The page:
Vietnam slaps tariffs of 70 percent on U.S. cars and machinery, 35 percent on U.S. chemicals, 30 percent on U.S. biscuits and baked goods, and 25 percent on U.S. recording equipment. Japan marks up our oranges 16 percent from June through November and 32 percent from December through May; it marks up our beef exports 38.5 percent all year long. Cars made in America face a 30 percent tariff in Malaysia, which might not seem stiff compared to 50 percent on motorcycles or 35 percent on plywood, except that cars made in Japan and other Asian nations don’t face any tariff in Malaysia.
These burdensome overseas tariffs, provided to POLITICO by US Trade Representative Michael Froman, are the kind of problems President Obama hopes to address with the free trade deal known as the Trans-Pacific Partnership, which has not yet been finalized but has recently erupted into one of the most contentious topics on Washington’s agenda.
The public debate has focused on the adequacy of TPP’s environmental and labor safeguards, its potential to feather the nests of well-connected pharmaceutical, software and finance interests, and the secrecy of its negotiations. But the heart of the deal is an effort by the twelve participating countries to phase out tariffs and other export barriers for more than 11,000 categories of commodities, and Froman is frustrated that isn’t getting more attention. In an interview with POLITICO, he said export-supported U.S. jobs pay 13 to 18 percent more than the average job, and argued that freer trade along the Pacific Rim would create a lot more of them.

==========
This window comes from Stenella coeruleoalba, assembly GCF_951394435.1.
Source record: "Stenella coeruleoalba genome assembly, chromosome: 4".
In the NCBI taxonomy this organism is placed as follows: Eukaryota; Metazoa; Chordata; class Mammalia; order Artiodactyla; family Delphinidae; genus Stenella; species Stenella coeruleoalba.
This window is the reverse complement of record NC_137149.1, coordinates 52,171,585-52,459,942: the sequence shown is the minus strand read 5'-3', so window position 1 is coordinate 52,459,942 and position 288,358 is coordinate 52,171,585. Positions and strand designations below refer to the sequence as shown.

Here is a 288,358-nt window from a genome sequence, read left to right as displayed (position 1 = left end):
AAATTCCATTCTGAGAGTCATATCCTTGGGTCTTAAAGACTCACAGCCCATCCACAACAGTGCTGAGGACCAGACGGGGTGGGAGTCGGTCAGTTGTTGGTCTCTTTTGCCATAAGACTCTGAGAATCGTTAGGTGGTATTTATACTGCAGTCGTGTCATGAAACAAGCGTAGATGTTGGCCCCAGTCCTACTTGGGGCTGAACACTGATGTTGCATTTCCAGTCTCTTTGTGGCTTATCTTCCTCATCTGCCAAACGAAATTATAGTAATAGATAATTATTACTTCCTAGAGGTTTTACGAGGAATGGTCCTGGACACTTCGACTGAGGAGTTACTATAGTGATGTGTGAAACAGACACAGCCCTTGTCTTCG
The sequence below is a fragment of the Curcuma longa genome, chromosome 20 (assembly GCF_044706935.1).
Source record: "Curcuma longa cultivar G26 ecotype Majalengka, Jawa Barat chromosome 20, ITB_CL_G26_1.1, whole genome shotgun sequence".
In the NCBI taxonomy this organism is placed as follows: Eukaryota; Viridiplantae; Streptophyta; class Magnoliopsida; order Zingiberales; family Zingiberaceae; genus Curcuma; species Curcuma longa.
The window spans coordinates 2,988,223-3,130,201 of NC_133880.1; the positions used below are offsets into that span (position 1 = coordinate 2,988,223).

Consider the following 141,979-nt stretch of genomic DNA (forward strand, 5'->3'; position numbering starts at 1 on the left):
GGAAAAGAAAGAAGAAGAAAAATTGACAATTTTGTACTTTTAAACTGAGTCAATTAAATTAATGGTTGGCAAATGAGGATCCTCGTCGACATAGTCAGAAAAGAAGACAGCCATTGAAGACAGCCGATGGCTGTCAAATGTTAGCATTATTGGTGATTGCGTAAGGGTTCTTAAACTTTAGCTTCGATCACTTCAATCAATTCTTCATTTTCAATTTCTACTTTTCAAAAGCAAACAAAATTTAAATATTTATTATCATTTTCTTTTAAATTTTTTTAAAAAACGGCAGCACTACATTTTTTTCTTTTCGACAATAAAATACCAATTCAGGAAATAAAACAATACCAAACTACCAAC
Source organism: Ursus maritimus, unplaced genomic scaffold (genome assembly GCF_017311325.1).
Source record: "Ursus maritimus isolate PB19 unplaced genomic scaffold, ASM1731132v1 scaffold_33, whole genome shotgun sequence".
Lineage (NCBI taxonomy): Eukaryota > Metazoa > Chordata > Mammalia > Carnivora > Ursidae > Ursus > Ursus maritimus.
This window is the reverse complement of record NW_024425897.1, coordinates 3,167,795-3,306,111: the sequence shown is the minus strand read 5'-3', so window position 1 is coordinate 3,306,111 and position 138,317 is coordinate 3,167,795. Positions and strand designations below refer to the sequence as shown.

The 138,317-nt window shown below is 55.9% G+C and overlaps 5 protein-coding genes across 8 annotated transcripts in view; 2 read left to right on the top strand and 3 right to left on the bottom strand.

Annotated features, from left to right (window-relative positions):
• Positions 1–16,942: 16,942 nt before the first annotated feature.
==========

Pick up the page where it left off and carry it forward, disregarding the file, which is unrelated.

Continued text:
So I asked if Froman would give me a rundown of actual tariffs he’s trying to remove, and he agreed. Global tariffs are not secret information—they’re kept on file at the World Customs Organization, and Froman has mentioned a few in speeches—but they’re rarely seen in large quantities outside technical reports, and Froman hopes that taking a bunch of examples public will help build support for TPP. The deal is not done yet, so Froman can’t discuss how much the various import restrictions he cited will be reduced, but the point of the negotiations is to reduce them. There are plenty of legitimate concerns about free trade and TPP that have nothing to do with tariffs, some of them highlighted in a critique in POLITICO last week by a Democrat who read a draft, but Froman believes most Americans would at least back the administration’s efforts to tear down these tariffs.
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